ARt or Not?

But some are. And the crucial element in Art—the element of meaning—is something that AI cannot reproduce. A human could possibly get AI to create a picture that did in fact convey meaning or capture emotion—but only by selective guidance. The Art, then, comes from the prompt and the intention, not from the machine. AI has no convictions, emotions, or intentions, all of which are critical for creating Art.

AI and Honesty

An important part of the AI debate has to do with ethical concerns. First of all, AI is generally trained using copyright material (in some cases, even private material). Of course, I as a LEGO builder have also been “trained” on a lot of copyright material—LEGO sets, MOCs by other builders, and concept art. No one questions the reasonableness of an artist adding to their education by observing and critiquing other artists’ work. Provided the artist’s own work is sufficiently distinct to avoid plagiarism, building an inventory of techniques and concepts from which to invent your own art is an acceptable use of copyright material and even one of the primary uses of copyright material.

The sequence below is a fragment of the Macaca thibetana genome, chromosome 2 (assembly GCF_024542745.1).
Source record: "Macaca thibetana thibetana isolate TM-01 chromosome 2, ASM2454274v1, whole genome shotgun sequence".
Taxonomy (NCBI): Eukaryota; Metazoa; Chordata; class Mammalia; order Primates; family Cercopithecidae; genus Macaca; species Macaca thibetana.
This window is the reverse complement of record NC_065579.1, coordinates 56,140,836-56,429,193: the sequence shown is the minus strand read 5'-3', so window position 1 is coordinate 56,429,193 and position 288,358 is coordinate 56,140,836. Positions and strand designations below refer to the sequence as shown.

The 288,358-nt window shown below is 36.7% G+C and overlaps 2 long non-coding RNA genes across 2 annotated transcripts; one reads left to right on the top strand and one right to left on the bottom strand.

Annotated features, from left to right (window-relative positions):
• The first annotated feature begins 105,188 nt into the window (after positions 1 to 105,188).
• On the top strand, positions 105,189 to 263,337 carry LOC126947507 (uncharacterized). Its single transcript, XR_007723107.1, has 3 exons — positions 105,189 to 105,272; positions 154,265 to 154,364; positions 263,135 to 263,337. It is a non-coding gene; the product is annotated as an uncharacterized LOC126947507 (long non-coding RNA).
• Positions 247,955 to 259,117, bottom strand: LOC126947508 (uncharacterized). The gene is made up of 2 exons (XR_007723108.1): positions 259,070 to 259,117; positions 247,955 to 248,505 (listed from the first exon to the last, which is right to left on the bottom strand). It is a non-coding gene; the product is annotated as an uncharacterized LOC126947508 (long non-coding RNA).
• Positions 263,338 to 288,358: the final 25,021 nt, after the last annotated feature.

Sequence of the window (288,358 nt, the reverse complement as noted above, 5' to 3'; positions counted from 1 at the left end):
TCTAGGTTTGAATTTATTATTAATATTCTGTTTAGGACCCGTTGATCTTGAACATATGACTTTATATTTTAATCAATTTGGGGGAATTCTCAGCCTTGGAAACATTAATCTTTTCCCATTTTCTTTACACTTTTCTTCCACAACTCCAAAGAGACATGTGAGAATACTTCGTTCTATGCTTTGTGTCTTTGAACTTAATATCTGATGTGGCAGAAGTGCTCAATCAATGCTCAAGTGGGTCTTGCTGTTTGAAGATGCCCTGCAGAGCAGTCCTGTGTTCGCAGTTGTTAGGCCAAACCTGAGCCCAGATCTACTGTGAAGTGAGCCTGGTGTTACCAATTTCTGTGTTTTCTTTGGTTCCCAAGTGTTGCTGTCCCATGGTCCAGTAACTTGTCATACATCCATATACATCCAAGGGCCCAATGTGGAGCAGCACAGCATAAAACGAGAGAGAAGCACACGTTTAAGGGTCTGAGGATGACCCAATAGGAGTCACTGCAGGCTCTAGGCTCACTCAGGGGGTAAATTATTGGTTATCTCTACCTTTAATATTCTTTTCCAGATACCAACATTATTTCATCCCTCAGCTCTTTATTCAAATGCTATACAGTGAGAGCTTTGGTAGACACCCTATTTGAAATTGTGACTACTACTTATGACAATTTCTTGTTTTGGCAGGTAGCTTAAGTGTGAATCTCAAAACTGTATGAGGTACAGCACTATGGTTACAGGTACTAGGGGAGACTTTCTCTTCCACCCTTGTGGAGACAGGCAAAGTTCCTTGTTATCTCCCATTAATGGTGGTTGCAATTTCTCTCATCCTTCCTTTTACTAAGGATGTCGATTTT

But this is arguably because as an artist you bring something of your own personality to your works of art, thus making them uniquely distinct in a way that AI cannot. (Again, the argument falters if you approach the debate from a materialist perspective and don’t believe that human personality brings something to the creation process that is not a product of influences reproducible within AI.) The question then becomes, is it right for someone else to make a profit off a machine that is essentially chopping up copyright material, mixing it up, and spitting it out again?